Juvenile and Neonatal Myasthenia Gravis

Peter B. Kang, Wendy K.M. Liew, Maryam Oskoui, Angela Vincent

Research output: Chapter in Book/Report/Conference proceedingChapter

2 Scopus citations


Juvenile myasthenia gravis is rare compared to adult myasthenia gravis, but in some respects is a distinct subtype of this autoimmune neuromuscular disease. Prepubertal children are more likely to present with pure ocular symptoms and display a balanced gender ratio, whereas adolescents are more likely to develop generalized myasthenia gravis and to be female. The treatment options are similar in juvenile and adult myasthenia gravis; however, the risk-benefit calculations differ due to the particular vulnerabilities of the pediatric population. Steroids, which play an important role in the treatment of juvenile myasthenia gravis, may cause more lasting harm in children and adolescents compared to adults. Venous access for plasmapheresis is often more challenging in the pediatric setting, yet this therapeutic option should be considered whenever technically feasible. Neonatal myasthenia gravis is caused by transplacental transmission of acetylcholine receptor antibodies. Most affected infants require only respiratory and nutritional support and have excellent outcomes. By contrast, fetal-specific transfer of acetylcholine receptor antibodies can lead to arthrogryposis or other fetal acetylcholine receptor inactivation syndromes, associated with more significant long-term complications.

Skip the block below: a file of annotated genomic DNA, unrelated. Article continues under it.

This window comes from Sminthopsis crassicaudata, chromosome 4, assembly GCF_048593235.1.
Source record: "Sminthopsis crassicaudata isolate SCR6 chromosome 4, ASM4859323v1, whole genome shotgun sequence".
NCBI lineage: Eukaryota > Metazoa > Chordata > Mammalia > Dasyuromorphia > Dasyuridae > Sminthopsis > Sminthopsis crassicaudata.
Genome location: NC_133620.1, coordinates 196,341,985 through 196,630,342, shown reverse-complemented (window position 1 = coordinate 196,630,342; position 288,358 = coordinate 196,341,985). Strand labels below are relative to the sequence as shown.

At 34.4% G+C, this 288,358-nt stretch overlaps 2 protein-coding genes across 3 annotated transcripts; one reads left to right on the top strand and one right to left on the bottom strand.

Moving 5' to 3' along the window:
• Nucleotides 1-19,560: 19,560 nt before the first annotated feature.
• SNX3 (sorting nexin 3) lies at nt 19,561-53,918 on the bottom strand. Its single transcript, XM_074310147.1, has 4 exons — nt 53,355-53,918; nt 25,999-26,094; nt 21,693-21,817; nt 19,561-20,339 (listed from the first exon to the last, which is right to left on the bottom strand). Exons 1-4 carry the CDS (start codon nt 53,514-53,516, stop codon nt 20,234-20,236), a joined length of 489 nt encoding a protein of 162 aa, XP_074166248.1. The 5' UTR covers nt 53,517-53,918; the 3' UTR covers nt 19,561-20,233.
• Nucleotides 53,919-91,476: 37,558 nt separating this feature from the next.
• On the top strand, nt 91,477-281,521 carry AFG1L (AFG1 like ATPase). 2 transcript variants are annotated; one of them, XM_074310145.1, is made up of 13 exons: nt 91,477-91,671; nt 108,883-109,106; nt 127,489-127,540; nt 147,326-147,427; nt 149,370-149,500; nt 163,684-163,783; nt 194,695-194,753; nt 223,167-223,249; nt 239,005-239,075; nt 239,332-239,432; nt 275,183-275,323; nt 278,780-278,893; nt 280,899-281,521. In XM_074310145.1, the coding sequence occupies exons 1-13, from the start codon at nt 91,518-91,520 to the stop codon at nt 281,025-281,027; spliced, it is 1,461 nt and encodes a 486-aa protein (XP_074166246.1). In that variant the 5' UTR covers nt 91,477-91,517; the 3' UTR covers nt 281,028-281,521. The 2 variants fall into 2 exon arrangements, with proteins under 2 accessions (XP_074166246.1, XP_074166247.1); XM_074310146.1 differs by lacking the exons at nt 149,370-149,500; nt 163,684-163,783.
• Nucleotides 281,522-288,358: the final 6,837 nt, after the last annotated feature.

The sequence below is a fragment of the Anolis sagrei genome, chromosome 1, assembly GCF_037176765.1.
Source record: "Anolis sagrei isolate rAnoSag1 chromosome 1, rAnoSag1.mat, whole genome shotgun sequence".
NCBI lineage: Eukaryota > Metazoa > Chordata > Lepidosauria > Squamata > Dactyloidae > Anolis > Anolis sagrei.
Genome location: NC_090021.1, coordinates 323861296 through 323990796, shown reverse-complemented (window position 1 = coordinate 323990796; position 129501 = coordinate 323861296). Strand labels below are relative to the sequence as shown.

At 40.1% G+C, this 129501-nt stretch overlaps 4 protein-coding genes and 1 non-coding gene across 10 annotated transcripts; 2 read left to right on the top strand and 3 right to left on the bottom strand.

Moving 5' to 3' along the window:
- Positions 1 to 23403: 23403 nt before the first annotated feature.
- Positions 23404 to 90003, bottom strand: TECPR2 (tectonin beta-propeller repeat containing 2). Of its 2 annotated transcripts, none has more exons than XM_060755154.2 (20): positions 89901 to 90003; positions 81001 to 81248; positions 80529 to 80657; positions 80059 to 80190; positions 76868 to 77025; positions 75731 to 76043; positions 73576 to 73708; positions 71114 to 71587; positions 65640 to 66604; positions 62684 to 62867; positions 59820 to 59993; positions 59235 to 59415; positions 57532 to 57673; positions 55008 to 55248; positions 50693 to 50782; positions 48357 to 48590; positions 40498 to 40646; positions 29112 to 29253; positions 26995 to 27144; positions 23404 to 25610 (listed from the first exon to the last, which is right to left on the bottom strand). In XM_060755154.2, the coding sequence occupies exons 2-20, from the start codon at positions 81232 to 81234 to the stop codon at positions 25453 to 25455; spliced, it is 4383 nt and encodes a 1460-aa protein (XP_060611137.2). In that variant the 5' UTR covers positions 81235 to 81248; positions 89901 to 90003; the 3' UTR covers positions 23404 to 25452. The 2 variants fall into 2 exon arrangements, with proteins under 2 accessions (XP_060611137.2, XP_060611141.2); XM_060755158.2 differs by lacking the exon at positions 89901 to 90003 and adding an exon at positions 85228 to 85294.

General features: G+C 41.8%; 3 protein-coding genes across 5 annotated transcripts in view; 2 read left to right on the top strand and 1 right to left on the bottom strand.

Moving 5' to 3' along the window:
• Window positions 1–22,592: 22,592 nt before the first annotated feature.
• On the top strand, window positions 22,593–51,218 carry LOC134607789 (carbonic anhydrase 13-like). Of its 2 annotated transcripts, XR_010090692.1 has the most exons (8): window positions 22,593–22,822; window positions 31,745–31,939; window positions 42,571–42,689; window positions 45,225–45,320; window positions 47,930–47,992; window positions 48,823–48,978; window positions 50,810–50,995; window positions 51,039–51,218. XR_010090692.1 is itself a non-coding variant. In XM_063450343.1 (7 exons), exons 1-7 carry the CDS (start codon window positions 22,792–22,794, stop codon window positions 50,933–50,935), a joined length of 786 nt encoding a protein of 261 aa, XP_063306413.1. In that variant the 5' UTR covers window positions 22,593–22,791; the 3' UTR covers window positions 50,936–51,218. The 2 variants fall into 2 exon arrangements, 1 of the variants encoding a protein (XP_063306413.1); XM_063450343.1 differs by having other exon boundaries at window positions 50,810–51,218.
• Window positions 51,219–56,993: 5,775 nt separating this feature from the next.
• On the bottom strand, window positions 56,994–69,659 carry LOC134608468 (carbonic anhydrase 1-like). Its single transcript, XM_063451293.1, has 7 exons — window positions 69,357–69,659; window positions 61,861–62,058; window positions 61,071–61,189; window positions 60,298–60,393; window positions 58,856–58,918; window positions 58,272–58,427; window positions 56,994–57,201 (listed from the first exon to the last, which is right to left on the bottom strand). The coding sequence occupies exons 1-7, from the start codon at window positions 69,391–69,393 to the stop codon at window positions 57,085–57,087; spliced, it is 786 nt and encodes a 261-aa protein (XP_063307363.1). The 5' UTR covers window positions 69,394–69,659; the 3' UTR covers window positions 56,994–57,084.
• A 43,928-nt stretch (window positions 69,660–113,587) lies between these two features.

Original languageEnglish (US)
Title of host publicationNeuromuscular Disorders of Infancy, Childhood, and Adolescence
Subtitle of host publicationA Clinician's Approach
PublisherElsevier Inc.
Number of pages15
ISBN (Electronic)9780124171275
ISBN (Print)9780124170445
StatePublished - 2015
Externally publishedYes

Bibliographical note

Publisher Copyright:
© 2014 Elsevier Inc. All rights reserved.


  • Acetylcholine receptor
  • Fetal acetylcholine receptor inactivation syndrome
  • Juvenile myasthenia gravis
  • Neonatal myasthenia gravis
  • Thymectomy


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